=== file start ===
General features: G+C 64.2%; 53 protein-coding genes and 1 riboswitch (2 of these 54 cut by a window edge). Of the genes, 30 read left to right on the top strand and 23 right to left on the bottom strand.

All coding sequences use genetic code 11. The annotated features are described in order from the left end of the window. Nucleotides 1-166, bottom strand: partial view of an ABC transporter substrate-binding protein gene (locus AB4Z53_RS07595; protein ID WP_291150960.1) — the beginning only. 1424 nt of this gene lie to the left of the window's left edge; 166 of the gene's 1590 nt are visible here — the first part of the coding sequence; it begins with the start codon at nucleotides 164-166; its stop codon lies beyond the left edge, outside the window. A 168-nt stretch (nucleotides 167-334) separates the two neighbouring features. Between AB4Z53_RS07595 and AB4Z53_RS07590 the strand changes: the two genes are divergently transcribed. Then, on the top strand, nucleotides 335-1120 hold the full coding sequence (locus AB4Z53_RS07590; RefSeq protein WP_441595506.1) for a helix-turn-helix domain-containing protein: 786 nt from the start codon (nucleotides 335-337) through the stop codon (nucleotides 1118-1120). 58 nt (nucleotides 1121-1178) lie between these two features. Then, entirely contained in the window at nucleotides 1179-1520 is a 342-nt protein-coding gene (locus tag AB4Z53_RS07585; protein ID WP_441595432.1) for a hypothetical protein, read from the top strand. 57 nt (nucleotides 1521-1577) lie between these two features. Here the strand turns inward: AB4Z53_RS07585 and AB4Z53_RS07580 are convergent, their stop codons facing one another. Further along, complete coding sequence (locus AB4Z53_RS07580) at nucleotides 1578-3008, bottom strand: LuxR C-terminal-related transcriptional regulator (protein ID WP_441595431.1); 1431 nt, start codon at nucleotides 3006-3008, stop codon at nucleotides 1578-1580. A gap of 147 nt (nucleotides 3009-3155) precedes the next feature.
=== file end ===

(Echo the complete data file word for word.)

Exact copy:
General features: G+C 64.2%; 53 protein-coding genes and 1 riboswitch (2 of these 54 cut by a window edge). Of the genes, 30 read left to right on the top strand and 23 right to left on the bottom strand.

All coding sequences use genetic code 11. The annotated features are described in order from the left end of the window. Nucleotides 1-166, bottom strand: partial view of an ABC transporter substrate-binding protein gene (locus AB4Z53_RS07595; protein ID WP_291150960.1) — the beginning only. 1424 nt of this gene lie to the left of the window's left edge; 166 of the gene's 1590 nt are visible here — the first part of the coding sequence; it begins with the start codon at nucleotides 164-166; its stop codon lies beyond the left edge, outside the window. A 168-nt stretch (nucleotides 167-334) separates the two neighbouring features. Between AB4Z53_RS07595 and AB4Z53_RS07590 the strand changes: the two genes are divergently transcribed. Then, on the top strand, nucleotides 335-1120 hold the full coding sequence (locus AB4Z53_RS07590; RefSeq protein WP_441595506.1) for a helix-turn-helix domain-containing protein: 786 nt from the start codon (nucleotides 335-337) through the stop codon (nucleotides 1118-1120). 58 nt (nucleotides 1121-1178) lie between these two features. Then, entirely contained in the window at nucleotides 1179-1520 is a 342-nt protein-coding gene (locus tag AB4Z53_RS07585; protein ID WP_441595432.1) for a hypothetical protein, read from the top strand. 57 nt (nucleotides 1521-1577) lie between these two features. Here the strand turns inward: AB4Z53_RS07585 and AB4Z53_RS07580 are convergent, their stop codons facing one another. Further along, complete coding sequence (locus AB4Z53_RS07580) at nucleotides 1578-3008, bottom strand: LuxR C-terminal-related transcriptional regulator (protein ID WP_441595431.1); 1431 nt, start codon at nucleotides 3006-3008, stop codon at nucleotides 1578-1580. A gap of 147 nt (nucleotides 3009-3155) precedes the next feature.